Half of them weren't on board with it, even though they said, oh yeah, sure, boss, I got that. But then they in action, they, so I just fired him. And so when I did that, the other guy said, whoa, he's serious about this. And you start at the top, and if you got you, you train them, teach them, coach them, cajole them, encourage them, support them.
But if they don't do it, you have to get rid of them. Then it resonates with the whole organization. When people see that someone was asked to leave because they didn't follow a certain value or certain trait we want for the culture, they know the boss is serious about this. So I guess I should be too.
Lisa Ryan: And you think about the commitment and loyalty that builds from the individual contributors as they're looking, because the, a lot of them don't believe that management will ever fire anybody in management, no matter how terrible the manager is. So when they see a leadership team saying, we're going to change culture, and by the way, we just got rid of these five toxic leaders, it sends a very strong message to the rest of the team.
Steve Blue: It really does, Lisa, because you made a good point. A lot of times upper management thinks they're untouchable. They are what they are, and you can't do anything about it. And that's why companies can't change because they leave the change, the people at the top that aren't going to change and don't want to change them.
You have to take them out. You know what happens is people don't become toxic overnight, Lisa, so they become toxic over decades. Usually, you can't fix that. I've tried, trust me, I've tried to fix toxic people. I've thrown everything you can imagine at it, but it just never works. So now I don't waste any time if I encounter a toxic leader or person. I just say goodbye.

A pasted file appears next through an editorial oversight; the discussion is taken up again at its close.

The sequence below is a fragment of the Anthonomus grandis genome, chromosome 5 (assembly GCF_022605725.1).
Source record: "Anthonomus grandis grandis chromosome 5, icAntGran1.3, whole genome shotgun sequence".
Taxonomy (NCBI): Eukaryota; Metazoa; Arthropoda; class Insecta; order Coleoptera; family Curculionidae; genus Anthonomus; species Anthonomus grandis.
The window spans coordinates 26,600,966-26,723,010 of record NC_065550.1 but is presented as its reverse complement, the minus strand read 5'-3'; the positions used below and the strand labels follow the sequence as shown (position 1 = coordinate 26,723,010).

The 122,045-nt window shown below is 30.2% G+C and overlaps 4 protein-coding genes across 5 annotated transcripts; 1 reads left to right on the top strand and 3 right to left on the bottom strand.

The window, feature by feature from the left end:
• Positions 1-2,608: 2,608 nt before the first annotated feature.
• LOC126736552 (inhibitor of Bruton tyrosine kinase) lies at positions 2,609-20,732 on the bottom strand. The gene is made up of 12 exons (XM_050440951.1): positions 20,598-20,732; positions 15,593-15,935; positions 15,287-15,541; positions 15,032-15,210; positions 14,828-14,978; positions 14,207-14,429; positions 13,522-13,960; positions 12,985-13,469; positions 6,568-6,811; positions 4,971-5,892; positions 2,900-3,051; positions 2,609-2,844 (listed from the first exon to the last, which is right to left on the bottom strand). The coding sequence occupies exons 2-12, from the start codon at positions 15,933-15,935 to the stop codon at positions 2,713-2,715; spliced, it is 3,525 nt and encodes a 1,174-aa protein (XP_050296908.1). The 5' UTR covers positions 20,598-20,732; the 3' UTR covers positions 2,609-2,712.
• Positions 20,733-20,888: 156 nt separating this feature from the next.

Lisa Ryan: Yeah, it's funny, I just had a program this morning, and one of the company leaders asked me how do you work with companies that have toxic leadership that want to hire you. And you've probably found the same thing, Steve, that most people don't hire us because they don't see the problem and don't want to fix it. So it's somebody else's thing to do. It's the companies that are already doing things well and want to do things better are the ones that focus on things like company culture and not just the bottom line and how we're going to make the next buck.
Steve Blue: Yeah. It used to be you talk culture to a CEO, and they give you that deer-in-the-headlights look. These days more CEOs are beginning to understand the power and the absolute necessity of having a high-performance culture. And so they work at it. I had a CEO once who wanted me to come in and do a little consulting, and he had a toxic team, I could tell.
And I said, look, I really don't want to do this, but I will, but only if you pay my fee up upfront before I even start. So he said why would you want that? And I said, because I know within two or three days of mean nosing are on your organization, your team's going to come to you and say, you got to take this guy out.
He's going to destroy this whole company because they don't want anybody to upset their nice cushy positions. So I don't bother with you. I won't bother with companies like that. I just No thank you.
Lisa Ryan: Yeah. I've had the same thing where you have to fire clients because they have the intention. Or they think it's something that they should do. They've heard that employees could make more money if they are engaged. So instead of looking at it from the heart of the matter, from the actual culture, and coming at it from that, it sounds woo woo, but that heart-centered approach. If you're looking at it as just dollar signs, you will fail.
But if you go in it with that heart-centered approach that I'm doing this because it's the best thing for my employees, it's the best thing for my leadership, it's the best thing for my customers, then you know what? You're going to be more profitable. You're going to be able to keep people and you're going to be more productive and all of the good things that go along with it. But we have to do the work.
Steve Blue: Yeah. Most CEOs don't have the guts for the. Because it's ugly and it's messy, at least in the beginning. Now, when you get an organization as I have, they run like a top. I'll give you an example. One Saturday morning I drove into the office to catch up with some work, and I saw a big U-Haul trailer and truck at our loading dock.